‘What is the truth?’: Opponents say turbines pose health risk, lower quality of life
By JUSTIN PFEIFFER – STAFF WRITER
Suzan Askins speaks during a Concerned Citizens for Steuben County informational meeting at Canisteo-Greenwood High School Monday. The meeting highlighted possible negative effects of wind farms on the environment and the health of humans and animals.
CANISTEO – The Concerned Citizens for Steuben County hosted an informational meeting at Canisteo-Greenwood High School Monday night to highlight what many view as the negative side of wind farms.
The main focus of the meeting, which drew about 40 people, was the construction on Call and Hartsville hills, in Hartsville, that Ireland-based Airtricity has proposed.
The group also passed out a petition requesting a moratorium on constructing industrial wind turbines in Hartsville until a federal study is completed by the National Academy of Sciences.
“I encourage the town board to wait until the study is done,” Larry Newhart, a property owner on Call Hill, said. “It will be completed in 12 months, let’s wait.
“The town board could install a 12-month waiting period,” he added. “I ultimately want an up or down vote on the wind project. That way the town board can say it truly represents the people.”
The group showed a video that highlighted the alleged negative effects of the Meyersdale Wind Energy Center in Pennsylvania.
The video showed how turbines diminished the unblemished natural beauty of the area. A man in the video told of how he only got 1-2 hours of sleep per night because of the noise. A real estate agent said he found no one that had any interest in property that involved turbines in any way.
Patricia Soper-Oakes, a chiropractor and Hartsville resident, followed the video by giving a list of adverse health effects wind turbines can cause.
“We are seeking the truth of the proposed wind tower project,” she said. “I want to know what is the truth, what is false and who is misleading us.”
Soper-Oakes said she and her husband, Nate, planned to build a home on Ridge Road for 13 years and are finally able to.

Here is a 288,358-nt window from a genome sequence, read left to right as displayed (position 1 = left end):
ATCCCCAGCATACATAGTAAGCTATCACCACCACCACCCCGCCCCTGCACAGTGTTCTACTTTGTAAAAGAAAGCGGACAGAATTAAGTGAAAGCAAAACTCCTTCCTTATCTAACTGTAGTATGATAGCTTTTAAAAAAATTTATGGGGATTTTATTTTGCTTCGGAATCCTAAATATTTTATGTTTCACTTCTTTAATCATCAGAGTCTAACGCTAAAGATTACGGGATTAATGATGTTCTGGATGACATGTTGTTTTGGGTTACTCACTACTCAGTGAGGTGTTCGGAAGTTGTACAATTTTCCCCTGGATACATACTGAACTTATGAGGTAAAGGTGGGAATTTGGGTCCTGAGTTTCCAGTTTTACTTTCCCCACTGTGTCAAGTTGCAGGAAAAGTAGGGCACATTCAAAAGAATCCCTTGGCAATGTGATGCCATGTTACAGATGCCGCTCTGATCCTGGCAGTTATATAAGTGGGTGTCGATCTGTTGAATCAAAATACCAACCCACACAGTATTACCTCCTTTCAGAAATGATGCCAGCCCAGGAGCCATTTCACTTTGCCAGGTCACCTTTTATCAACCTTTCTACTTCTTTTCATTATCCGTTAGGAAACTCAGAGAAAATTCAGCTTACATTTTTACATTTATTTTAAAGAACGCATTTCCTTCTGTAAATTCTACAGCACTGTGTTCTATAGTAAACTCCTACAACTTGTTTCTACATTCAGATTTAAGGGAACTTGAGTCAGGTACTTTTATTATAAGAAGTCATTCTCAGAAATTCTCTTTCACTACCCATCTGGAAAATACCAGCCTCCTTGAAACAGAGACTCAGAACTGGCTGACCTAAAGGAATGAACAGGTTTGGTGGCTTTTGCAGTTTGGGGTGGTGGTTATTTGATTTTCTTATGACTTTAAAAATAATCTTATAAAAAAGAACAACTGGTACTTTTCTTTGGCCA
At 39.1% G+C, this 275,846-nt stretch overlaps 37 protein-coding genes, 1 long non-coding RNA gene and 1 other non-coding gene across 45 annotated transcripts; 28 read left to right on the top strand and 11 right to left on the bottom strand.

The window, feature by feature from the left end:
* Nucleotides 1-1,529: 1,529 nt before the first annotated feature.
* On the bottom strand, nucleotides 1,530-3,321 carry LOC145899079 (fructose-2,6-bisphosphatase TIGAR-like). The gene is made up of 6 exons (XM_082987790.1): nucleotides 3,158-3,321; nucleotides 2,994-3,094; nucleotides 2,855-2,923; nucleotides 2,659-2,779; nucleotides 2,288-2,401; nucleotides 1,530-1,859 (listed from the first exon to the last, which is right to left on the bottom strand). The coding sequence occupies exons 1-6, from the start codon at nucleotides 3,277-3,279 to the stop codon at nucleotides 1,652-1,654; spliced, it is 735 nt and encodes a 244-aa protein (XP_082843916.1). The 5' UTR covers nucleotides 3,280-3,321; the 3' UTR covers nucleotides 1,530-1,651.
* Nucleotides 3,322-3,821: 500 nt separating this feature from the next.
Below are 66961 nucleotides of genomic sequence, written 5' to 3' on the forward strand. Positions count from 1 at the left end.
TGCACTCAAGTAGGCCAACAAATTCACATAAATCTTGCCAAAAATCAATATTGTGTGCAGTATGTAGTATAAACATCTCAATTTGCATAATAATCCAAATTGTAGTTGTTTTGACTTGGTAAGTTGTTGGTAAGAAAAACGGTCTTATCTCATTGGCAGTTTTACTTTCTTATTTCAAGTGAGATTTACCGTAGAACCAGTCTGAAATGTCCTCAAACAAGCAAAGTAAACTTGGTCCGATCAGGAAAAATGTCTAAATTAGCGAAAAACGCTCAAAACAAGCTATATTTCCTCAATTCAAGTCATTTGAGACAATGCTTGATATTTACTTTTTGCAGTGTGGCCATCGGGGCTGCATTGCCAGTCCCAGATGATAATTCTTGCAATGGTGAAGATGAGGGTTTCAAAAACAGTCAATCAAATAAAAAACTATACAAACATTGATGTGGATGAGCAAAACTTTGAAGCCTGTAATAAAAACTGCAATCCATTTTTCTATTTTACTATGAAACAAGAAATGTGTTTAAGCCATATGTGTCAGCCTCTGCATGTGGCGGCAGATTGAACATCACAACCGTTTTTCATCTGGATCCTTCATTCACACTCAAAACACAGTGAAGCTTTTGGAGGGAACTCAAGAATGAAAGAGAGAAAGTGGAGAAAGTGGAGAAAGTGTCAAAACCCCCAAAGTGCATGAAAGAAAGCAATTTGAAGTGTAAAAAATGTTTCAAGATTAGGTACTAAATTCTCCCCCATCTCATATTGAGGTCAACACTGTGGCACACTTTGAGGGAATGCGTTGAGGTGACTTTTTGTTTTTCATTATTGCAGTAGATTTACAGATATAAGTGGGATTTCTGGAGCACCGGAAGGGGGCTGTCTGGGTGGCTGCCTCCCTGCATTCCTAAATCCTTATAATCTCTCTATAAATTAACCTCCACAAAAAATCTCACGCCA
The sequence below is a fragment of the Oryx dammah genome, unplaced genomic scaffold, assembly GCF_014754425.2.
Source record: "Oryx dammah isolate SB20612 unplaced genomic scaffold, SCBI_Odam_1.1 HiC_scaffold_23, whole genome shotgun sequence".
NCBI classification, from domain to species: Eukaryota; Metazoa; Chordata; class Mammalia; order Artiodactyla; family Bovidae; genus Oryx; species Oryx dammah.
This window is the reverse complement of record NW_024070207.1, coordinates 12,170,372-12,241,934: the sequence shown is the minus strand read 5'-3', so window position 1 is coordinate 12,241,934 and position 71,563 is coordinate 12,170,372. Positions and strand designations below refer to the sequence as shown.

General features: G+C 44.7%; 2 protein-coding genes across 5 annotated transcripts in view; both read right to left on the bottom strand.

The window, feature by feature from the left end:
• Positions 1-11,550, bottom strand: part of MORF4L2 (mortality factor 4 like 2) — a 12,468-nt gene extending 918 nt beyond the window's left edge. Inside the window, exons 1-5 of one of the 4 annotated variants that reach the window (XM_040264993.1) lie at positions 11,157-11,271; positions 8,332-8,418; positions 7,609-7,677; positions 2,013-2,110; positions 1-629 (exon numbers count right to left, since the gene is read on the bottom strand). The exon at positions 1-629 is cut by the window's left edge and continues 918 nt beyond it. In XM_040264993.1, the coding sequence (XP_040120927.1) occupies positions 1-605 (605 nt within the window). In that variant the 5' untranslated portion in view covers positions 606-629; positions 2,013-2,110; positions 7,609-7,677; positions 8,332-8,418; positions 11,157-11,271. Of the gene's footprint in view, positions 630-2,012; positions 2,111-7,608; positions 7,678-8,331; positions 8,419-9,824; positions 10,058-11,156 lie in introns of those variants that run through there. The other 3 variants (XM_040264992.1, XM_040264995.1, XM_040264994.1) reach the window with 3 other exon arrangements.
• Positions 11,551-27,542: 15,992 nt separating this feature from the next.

“Nothing was said to us about wind turbines being installed,” Soper-Oakes said. “Now I’m nervous about building a home until they assure my safety, comfort and we are assured none are built within three miles of our property.”
Soper-Oakes gave examples by various doctors and professors of adverse health effects in different areas.
She said the brakes failed on one turbine, it spun uncontrollably and flung debris for 3/10ths of a mile. She also added people in various areas near wind farms complained of noise, shadow flicker, sleep disturbances, stress, depression, electrical pollution, electrical interference and having a menstrual cycle 4-5 times a month.
“How do you put a value on health?” Soper-Oakes said.
In her reports, she also likened the low frequency noise a turbine can give off to torture used by the Germans in World War II.
“I’ve been to every wind farm in New York,” Richard Warriner, who has seen all of the farms because of travel related to his job, said. “I’ve never seen anything like what you’ve shown here tonight.”
The group also showed a part of an Airtricity contract that troubled them the most – the right to object clause.
In that part of the contract, it states the turbines may result in some nuisance, visual impact, noise, shadow flicker and electronic interference.
The clause also says the company does everything to meet U.S. standards on wind farms.
“I would like to know what are (the standards)?” Soper-Oakes said. “And, where can they be found?
“Who do I sue if they adversely affect my health?” she added.
Newhart also feels the town’s residents are at a disadvantage and warned about a possible tax decrease due to the possible construction.
“I’ve lived here for 30 years, and taxes have never gone down,” he said. “Hartsville is at a disadvantage. Only after the leases were signed was this made public knowledge.”
Suzan Askins questioned why the company can be offered a payment in lieu of taxes through the county’s industrial development agency.
“That is usually granted to places like Alstom,” she said, “who employ people from here and pay taxes here.”
George Prior, town councilman, said the board was approached in September of 2004 and that the company might have an interest in the area, but nothing was concrete at that time.
“There was no indication of a viable project until enough leases were signed,” Prior said. “We were not aware (of the proposal) until shortly before the October meeting.
“It is not true the town board has cloaked information,” he added. “I do agree with one thing though … what is the truth?”
Prior encouraged anyone looking for information to check and verify sources, look at both sides, answer their own questions and visit wind farms.
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